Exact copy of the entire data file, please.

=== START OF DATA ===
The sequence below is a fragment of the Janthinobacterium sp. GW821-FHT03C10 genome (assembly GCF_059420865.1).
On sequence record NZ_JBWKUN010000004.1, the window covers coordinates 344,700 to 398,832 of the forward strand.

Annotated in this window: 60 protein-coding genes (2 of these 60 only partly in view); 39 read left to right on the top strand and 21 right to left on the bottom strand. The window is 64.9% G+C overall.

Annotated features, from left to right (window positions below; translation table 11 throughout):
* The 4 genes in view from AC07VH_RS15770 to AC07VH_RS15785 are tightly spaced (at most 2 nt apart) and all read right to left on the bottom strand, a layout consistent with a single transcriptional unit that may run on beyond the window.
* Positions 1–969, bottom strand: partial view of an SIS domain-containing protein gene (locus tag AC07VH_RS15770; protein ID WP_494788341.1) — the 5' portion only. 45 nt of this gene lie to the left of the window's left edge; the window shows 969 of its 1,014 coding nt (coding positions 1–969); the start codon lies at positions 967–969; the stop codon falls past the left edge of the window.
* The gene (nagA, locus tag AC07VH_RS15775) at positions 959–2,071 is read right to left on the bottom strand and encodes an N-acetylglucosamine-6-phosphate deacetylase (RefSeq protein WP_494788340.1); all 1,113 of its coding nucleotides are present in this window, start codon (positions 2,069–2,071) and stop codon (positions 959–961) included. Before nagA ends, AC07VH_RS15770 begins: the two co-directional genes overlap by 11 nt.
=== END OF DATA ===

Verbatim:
The sequence below is a fragment of the Janthinobacterium sp. GW821-FHT03C10 genome (assembly GCF_059420865.1).
On sequence record NZ_JBWKUN010000004.1, the window covers coordinates 344,700 to 398,832 of the forward strand.

Annotated in this window: 60 protein-coding genes (2 of these 60 only partly in view); 39 read left to right on the top strand and 21 right to left on the bottom strand. The window is 64.9% G+C overall.

Annotated features, from left to right (window positions below; translation table 11 throughout):
* The 4 genes in view from AC07VH_RS15770 to AC07VH_RS15785 are tightly spaced (at most 2 nt apart) and all read right to left on the bottom strand, a layout consistent with a single transcriptional unit that may run on beyond the window.
* Positions 1–969, bottom strand: partial view of an SIS domain-containing protein gene (locus tag AC07VH_RS15770; protein ID WP_494788341.1) — the 5' portion only. 45 nt of this gene lie to the left of the window's left edge; the window shows 969 of its 1,014 coding nt (coding positions 1–969); the start codon lies at positions 967–969; the stop codon falls past the left edge of the window.
* The gene (nagA, locus tag AC07VH_RS15775) at positions 959–2,071 is read right to left on the bottom strand and encodes an N-acetylglucosamine-6-phosphate deacetylase (RefSeq protein WP_494788340.1); all 1,113 of its coding nucleotides are present in this window, start codon (positions 2,069–2,071) and stop codon (positions 959–961) included. Before nagA ends, AC07VH_RS15770 begins: the two co-directional genes overlap by 11 nt.